It’s the 1st Wednesday of the month again. That’s when I take part in Alex J. Cavanaugh’s Insecure Writer’s Support Group. The IWSG Day question for July is: What is one valuable lesson you’ve learned since you started writing? My answer: Take Time.
This is the perfect topic for me to write about right now. I just got back from our family’s annual “Erickson Cabin Week.” About 25 of us (the number varies slightly each year) go to Woman Lake Lodge where we spend time together, swim, read, and play games.
I recently had surgery on my foot and can’t bear weight on it for 6 weeks. That made cabin week a little different for me this year. I made the best of it, though. Family members came to visit me each day and during the quiet time, I worked on my mystery novel.
A year ago, I completed the rough draft. I felt so accomplished. It was surely a mystery of Agatha Christie quality.
It’s awful. There are so many plot holes. I have too many characters. The murder happens too late in the book. The loose ends are unraveling everywhere!
The worst part of it is that it’s a wonderful story. It’s worth saving. But that takes work.
Here’s what I’ve learned: Take Time.
Take time to read your genre.
This is how you will get to know the conventions of the what you want to write. Even though readers can’t always put into words what they expect from a book, they know in their gut what these conventions are. Begin reading for more than pleasure. When you read a book that is in the genre you want to write in, take time to dissect it. What do the books in that genre need to have in order to work? Knowing that ahead of time will save you a lot of trouble as you write your book.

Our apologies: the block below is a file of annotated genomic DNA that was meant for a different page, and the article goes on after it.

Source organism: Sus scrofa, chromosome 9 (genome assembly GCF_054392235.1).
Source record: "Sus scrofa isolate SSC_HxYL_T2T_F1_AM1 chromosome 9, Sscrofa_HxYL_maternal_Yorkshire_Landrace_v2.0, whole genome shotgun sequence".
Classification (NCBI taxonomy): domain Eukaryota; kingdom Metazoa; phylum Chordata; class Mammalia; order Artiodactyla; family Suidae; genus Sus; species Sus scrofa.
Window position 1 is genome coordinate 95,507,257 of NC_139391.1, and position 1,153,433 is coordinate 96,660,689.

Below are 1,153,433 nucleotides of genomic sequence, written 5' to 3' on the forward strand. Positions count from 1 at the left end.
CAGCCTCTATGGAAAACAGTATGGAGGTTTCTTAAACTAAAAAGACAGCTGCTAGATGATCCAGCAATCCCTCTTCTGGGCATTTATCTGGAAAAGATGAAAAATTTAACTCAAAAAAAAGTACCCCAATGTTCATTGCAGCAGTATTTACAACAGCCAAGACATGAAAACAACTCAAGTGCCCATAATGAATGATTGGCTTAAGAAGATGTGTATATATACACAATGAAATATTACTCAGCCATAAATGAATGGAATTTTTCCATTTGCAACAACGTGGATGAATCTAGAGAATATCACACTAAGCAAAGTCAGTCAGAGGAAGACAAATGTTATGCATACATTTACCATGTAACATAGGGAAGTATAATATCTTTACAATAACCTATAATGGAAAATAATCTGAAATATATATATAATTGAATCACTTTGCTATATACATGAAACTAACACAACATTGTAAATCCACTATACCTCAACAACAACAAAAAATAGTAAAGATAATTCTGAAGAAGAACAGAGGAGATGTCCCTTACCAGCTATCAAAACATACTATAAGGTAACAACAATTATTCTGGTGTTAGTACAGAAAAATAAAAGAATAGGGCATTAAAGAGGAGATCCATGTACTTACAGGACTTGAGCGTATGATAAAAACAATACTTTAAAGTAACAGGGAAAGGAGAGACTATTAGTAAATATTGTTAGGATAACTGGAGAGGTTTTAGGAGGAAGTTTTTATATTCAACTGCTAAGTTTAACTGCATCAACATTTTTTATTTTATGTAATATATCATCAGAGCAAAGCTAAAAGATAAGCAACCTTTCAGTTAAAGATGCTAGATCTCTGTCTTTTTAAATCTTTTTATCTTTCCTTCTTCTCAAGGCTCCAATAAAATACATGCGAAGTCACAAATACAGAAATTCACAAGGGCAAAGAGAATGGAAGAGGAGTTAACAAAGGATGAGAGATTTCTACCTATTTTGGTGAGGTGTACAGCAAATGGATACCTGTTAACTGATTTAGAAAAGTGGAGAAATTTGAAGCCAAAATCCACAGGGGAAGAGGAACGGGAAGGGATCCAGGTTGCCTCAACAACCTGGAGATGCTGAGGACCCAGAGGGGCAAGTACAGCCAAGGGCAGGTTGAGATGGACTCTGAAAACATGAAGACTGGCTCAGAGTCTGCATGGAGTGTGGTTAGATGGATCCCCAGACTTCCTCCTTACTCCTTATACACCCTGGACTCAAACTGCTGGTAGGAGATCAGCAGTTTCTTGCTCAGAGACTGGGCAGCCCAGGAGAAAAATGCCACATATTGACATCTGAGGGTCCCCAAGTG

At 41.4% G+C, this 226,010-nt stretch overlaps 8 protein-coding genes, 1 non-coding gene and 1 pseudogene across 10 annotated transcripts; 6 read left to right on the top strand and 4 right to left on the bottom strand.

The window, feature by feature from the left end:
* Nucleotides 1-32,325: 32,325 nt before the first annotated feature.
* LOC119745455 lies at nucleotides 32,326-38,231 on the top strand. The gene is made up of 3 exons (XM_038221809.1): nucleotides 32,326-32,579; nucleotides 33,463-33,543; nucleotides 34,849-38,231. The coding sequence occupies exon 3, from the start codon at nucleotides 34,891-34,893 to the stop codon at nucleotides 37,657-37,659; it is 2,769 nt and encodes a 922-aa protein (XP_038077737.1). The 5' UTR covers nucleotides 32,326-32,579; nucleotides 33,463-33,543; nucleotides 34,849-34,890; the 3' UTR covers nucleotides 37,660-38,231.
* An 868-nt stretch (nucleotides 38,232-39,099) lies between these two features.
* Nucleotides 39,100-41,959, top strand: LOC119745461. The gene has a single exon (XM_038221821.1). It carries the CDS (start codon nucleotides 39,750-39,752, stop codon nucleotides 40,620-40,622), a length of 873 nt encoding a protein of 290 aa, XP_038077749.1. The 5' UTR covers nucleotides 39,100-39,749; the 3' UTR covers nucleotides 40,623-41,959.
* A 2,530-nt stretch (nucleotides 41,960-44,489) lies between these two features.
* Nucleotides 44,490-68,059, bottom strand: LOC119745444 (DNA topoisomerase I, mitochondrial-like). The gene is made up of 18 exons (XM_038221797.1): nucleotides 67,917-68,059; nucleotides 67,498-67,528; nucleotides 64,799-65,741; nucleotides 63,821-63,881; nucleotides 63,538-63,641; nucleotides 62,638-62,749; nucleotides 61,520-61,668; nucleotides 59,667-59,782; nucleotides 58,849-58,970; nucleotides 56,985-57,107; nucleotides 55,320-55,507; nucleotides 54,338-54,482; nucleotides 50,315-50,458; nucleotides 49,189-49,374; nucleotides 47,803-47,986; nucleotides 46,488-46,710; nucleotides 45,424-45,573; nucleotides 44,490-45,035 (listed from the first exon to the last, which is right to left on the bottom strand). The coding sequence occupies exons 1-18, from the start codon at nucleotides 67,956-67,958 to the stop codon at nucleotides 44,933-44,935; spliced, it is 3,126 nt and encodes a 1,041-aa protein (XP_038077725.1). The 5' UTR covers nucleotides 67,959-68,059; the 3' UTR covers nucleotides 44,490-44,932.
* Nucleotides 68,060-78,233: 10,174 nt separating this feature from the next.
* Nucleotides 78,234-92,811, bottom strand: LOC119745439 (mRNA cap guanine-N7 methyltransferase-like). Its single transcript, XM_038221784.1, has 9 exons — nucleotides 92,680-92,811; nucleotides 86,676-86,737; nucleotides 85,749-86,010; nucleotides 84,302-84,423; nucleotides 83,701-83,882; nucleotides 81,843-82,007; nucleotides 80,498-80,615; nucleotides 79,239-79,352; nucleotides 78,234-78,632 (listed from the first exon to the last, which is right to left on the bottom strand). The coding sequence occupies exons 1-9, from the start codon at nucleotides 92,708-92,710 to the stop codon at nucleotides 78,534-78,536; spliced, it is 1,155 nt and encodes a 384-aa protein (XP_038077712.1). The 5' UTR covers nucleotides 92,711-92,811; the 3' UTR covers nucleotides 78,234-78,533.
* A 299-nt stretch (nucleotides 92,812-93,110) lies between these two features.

Take time to learn about what makes a story “work.”
I love The Story Grid by Shawn Coyne. He’s an experienced editor who has put together a system with the help of Steven Pressfield. There are other books and systems out there by reputable authors that can help you with the process. Take time to read them and follow their advice. This was where I stumbled. Now, I’m going back over my manuscript and the changes I’m making are taking the story to the next level.
Take time to write plot your book.
This is sure to stir up a lot of opinions. There are writers who prefer to fly by the seat of their pants, thus giving them the nickname, pantsers, and there are plotters, writers who plan out the direction their plot I make no judgment on this.
I am a “plotter.” By plotting out my book, I ultimately feel an amazing freedom to write. It removes writer’s block and gives me a sense of security as I move forward.
Take time to let your first draft sit.
I read my rough draft several times. I thought it was great. After letting it sit I gained some objectivity. I was able to find the problems with the story as well as simple grammatical errors. I was also able to spend that time writing my book, Facing Cancer as a Friend.
Take time to use editors, critique groups/partners, and beta readers.
The feedback from my beta readers on Facing Cancer as a Friend was a big part of making the book a success.
Feedback from my critique group has improved not only my book but my writing, as a whole.
Sometimes we get so excited about what we’re working on that we think we need to get it on the market—now. That only degrades the quality of our writing and our reputation. It’s worth slowing the process down and not skipping steps, in order to avoid such a destructive thing.
I am an author, writer, and speaker and homeschooling mom of 3. Since my husband, Dan was diagnosed with stage IV lung cancer in 2012, I’ve focused my writing and speaking on helping cancer patients and their families advocate for themselves and live life to the fullest, in spite of their illness.
My goal is to help people face cancer with grace.
My book Facing Cancer as a Friend: How to Support Someone who Has Cancer, is available on Amazon.com